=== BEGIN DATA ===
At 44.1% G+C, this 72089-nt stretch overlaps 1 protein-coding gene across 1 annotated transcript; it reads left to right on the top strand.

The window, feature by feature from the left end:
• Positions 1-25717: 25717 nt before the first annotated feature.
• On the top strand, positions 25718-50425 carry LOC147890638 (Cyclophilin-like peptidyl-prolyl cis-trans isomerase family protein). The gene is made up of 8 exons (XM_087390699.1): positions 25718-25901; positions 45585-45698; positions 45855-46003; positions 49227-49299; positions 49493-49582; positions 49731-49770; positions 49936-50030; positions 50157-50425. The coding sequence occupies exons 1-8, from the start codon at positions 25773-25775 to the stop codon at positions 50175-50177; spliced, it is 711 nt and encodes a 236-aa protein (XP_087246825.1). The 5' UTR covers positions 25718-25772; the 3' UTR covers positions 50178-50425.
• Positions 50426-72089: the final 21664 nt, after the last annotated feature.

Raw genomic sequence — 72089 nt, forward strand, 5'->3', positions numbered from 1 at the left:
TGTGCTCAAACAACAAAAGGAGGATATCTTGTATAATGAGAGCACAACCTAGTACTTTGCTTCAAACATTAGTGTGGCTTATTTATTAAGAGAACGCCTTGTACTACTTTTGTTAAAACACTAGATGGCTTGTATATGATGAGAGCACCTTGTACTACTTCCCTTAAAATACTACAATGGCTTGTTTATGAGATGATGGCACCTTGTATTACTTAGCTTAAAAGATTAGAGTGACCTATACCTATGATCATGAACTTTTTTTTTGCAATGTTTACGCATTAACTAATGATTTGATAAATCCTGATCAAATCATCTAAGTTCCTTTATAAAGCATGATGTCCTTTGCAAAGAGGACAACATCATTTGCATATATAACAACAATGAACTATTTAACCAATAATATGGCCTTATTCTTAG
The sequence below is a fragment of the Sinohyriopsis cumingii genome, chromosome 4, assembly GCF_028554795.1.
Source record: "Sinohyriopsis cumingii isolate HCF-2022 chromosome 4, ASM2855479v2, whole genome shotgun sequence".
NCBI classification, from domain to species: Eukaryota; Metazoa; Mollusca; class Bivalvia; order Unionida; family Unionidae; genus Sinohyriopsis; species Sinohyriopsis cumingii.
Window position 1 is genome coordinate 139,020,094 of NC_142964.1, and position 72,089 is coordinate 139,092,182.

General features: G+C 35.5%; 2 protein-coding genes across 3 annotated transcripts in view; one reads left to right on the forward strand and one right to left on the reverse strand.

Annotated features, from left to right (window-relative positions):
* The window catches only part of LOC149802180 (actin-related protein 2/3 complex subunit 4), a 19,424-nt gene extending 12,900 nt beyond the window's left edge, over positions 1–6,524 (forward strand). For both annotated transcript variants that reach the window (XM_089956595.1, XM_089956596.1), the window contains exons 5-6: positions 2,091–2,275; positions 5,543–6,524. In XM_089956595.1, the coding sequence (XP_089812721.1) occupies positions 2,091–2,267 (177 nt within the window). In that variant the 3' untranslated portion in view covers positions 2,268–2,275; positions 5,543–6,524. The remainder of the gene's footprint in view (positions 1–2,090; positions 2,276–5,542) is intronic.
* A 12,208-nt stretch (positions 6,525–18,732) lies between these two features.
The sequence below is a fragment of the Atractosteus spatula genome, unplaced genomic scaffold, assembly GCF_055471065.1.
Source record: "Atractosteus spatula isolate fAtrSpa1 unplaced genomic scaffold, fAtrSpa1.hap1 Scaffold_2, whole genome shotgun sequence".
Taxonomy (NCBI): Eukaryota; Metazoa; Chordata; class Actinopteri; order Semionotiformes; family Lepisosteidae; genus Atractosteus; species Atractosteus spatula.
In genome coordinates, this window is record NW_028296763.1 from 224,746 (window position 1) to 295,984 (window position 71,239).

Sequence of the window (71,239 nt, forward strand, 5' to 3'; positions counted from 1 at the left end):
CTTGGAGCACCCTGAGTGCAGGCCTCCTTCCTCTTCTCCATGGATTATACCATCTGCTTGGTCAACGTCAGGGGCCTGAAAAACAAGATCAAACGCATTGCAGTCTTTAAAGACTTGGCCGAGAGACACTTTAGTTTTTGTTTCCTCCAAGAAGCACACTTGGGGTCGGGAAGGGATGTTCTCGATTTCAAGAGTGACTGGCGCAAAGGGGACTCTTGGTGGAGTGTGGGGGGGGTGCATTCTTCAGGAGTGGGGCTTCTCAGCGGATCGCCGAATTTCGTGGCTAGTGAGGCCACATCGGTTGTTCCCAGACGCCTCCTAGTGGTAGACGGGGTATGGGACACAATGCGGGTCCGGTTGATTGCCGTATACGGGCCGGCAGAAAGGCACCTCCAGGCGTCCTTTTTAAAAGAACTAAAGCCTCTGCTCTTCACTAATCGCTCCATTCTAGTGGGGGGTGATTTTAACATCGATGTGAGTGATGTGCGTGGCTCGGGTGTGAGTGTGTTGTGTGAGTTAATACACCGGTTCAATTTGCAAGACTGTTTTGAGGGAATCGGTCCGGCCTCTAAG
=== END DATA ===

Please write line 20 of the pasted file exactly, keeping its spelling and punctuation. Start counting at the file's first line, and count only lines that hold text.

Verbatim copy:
Sequence of the window (71,239 nt, forward strand, 5' to 3'; positions counted from 1 at the left end):